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Selenium serum levels in patients with SARS-CoV-2 infection: a systematic review and meta-analysis

Roldán-Bretón et al., Journal of Nutritional Science, doi:10.1017/jns.2023.69
Jul 2023  
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Systematic review and meta analysis of 11 studies, showing significantly lower selenium levels in COVID-19 patients compared to healthy controls.
Currently there are 3 selenium treatment studies and meta analysis shows:
Hospitalization22% lower [-106‑70%]
Cases41% fewer [-98‑82%]
Roldán-Bretón et al., 26 Jul 2023, peer-reviewed, 5 authors.
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Selenium serum levels in patients with SARS-CoV-2 infection: a systematic review and meta-analysis
Nuria Renata Roldán-Bretón, Adriana Guadalupe Capuchino-Suárez, María Esther Mejía-León, Carlos Olvera-Sandoval, Dania Nimbe Lima-Sánchez
Journal of Nutritional Science, doi:10.1017/jns.2023.69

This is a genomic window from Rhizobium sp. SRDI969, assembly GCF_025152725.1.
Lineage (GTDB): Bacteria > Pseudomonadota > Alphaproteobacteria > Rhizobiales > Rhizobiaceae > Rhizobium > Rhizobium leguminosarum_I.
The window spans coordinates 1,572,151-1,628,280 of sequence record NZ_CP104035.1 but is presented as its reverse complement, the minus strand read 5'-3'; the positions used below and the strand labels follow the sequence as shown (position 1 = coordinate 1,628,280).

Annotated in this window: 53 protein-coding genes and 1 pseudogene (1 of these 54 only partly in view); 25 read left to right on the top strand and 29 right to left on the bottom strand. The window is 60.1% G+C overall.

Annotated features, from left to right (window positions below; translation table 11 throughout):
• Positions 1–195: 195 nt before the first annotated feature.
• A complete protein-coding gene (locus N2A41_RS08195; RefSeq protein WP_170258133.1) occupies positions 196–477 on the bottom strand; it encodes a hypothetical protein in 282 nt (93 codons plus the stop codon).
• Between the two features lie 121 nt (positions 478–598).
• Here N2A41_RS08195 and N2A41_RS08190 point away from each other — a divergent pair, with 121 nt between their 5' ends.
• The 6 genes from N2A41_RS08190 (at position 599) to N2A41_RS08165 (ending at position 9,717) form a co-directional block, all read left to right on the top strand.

The nutritional status is a determinant of the immune response that promotes a cellular homeostasis. In particular, adequate selenium levels lead to a better antioxidant and immune response. The aim of this work is to assess whether blood selenium levels, at time of SARS-CoV-2 infection, have an impact on the development and severity of COVID-19. A systematic review and meta-analysis of comparative and descriptive studies using MeSH terms, selenium and COVID-19 was performed. We searched bibliographic databases up to 17 July 2022 in PubMed and ScienceDirect. Studies that reported data on blood selenium levels were considered. A total of 629 articles were examined by abstract and title, of which 595 abstracts were read, of which 38 were included in the systematic review and 11 in the meta-analysis. Meta-analysis was conducted to mean difference (MD) with a 95 % confidence interval (CI), and heterogeneity was tested by I 2 with random factors with a MD between selenium levels, mortality, morbidity and healthy subjects with a P-value of 0⋅05. Selenium levels were higher in healthy people compared to those in patients with COVID-19 disease (six studies, random effects MD: test for overall effect Z = 3⋅28 (P = 0⋅001), 97 % CI 28⋅36 (11⋅41-45⋅31), P < 0⋅00001), but without difference when compared with the degree of severity in mild, moderate or severe cases. In conclusion, the patients with active SARS-CoV-2 infection had lower selenium levels than the healthy population. More studies are needed to evaluate its impact on clinical severity through randomised clinical trials.
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